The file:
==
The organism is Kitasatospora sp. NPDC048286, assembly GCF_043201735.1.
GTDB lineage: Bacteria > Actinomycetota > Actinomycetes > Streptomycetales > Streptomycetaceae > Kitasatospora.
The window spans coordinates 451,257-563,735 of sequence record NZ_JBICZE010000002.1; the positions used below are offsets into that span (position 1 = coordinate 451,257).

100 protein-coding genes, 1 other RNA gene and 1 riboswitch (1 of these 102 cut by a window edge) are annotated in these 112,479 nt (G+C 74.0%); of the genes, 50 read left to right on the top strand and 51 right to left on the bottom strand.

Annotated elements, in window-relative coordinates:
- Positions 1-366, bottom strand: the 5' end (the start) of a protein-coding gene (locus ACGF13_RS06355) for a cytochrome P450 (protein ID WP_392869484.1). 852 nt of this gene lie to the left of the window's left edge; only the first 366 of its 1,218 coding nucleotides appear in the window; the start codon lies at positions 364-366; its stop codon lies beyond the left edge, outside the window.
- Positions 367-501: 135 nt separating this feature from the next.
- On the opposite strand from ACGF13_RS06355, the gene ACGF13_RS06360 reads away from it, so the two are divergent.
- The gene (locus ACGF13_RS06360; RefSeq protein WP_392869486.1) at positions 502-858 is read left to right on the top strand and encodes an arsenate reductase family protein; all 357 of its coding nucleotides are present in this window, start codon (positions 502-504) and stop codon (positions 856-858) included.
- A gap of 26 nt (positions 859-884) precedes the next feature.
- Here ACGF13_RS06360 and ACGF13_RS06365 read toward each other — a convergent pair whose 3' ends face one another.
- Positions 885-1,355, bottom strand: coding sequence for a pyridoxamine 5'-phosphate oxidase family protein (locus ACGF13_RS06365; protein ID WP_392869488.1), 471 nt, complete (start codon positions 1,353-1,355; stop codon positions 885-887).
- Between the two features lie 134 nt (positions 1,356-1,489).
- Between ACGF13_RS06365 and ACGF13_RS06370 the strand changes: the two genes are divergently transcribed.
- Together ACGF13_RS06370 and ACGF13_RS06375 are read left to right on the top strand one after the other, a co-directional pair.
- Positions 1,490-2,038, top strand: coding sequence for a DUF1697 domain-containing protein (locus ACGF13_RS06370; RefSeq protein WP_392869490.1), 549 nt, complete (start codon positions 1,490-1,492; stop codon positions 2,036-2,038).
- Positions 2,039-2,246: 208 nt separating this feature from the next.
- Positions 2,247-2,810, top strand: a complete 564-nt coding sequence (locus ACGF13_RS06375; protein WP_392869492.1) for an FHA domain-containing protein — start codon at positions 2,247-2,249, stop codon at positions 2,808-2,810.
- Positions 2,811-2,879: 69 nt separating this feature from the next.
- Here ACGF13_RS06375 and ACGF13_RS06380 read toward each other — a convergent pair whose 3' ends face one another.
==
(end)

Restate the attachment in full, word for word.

The organism is Kitasatospora sp. NPDC048286, assembly GCF_043201735.1.
GTDB lineage: Bacteria > Actinomycetota > Actinomycetes > Streptomycetales > Streptomycetaceae > Kitasatospora.
The window spans coordinates 451,257-563,735 of sequence record NZ_JBICZE010000002.1; the positions used below are offsets into that span (position 1 = coordinate 451,257).

100 protein-coding genes, 1 other RNA gene and 1 riboswitch (1 of these 102 cut by a window edge) are annotated in these 112,479 nt (G+C 74.0%); of the genes, 50 read left to right on the top strand and 51 right to left on the bottom strand.

Annotated elements, in window-relative coordinates:
- Positions 1-366, bottom strand: the 5' end (the start) of a protein-coding gene (locus ACGF13_RS06355) for a cytochrome P450 (protein ID WP_392869484.1). 852 nt of this gene lie to the left of the window's left edge; only the first 366 of its 1,218 coding nucleotides appear in the window; the start codon lies at positions 364-366; its stop codon lies beyond the left edge, outside the window.
- Positions 367-501: 135 nt separating this feature from the next.
- On the opposite strand from ACGF13_RS06355, the gene ACGF13_RS06360 reads away from it, so the two are divergent.
- The gene (locus ACGF13_RS06360; RefSeq protein WP_392869486.1) at positions 502-858 is read left to right on the top strand and encodes an arsenate reductase family protein; all 357 of its coding nucleotides are present in this window, start codon (positions 502-504) and stop codon (positions 856-858) included.
- A gap of 26 nt (positions 859-884) precedes the next feature.
- Here ACGF13_RS06360 and ACGF13_RS06365 read toward each other — a convergent pair whose 3' ends face one another.
- Positions 885-1,355, bottom strand: coding sequence for a pyridoxamine 5'-phosphate oxidase family protein (locus ACGF13_RS06365; protein ID WP_392869488.1), 471 nt, complete (start codon positions 1,353-1,355; stop codon positions 885-887).
- Between the two features lie 134 nt (positions 1,356-1,489).
- Between ACGF13_RS06365 and ACGF13_RS06370 the strand changes: the two genes are divergently transcribed.
- Together ACGF13_RS06370 and ACGF13_RS06375 are read left to right on the top strand one after the other, a co-directional pair.
- Positions 1,490-2,038, top strand: coding sequence for a DUF1697 domain-containing protein (locus ACGF13_RS06370; RefSeq protein WP_392869490.1), 549 nt, complete (start codon positions 1,490-1,492; stop codon positions 2,036-2,038).
- Positions 2,039-2,246: 208 nt separating this feature from the next.
- Positions 2,247-2,810, top strand: a complete 564-nt coding sequence (locus ACGF13_RS06375; protein WP_392869492.1) for an FHA domain-containing protein — start codon at positions 2,247-2,249, stop codon at positions 2,808-2,810.
- Positions 2,811-2,879: 69 nt separating this feature from the next.
- Here ACGF13_RS06375 and ACGF13_RS06380 read toward each other — a convergent pair whose 3' ends face one another.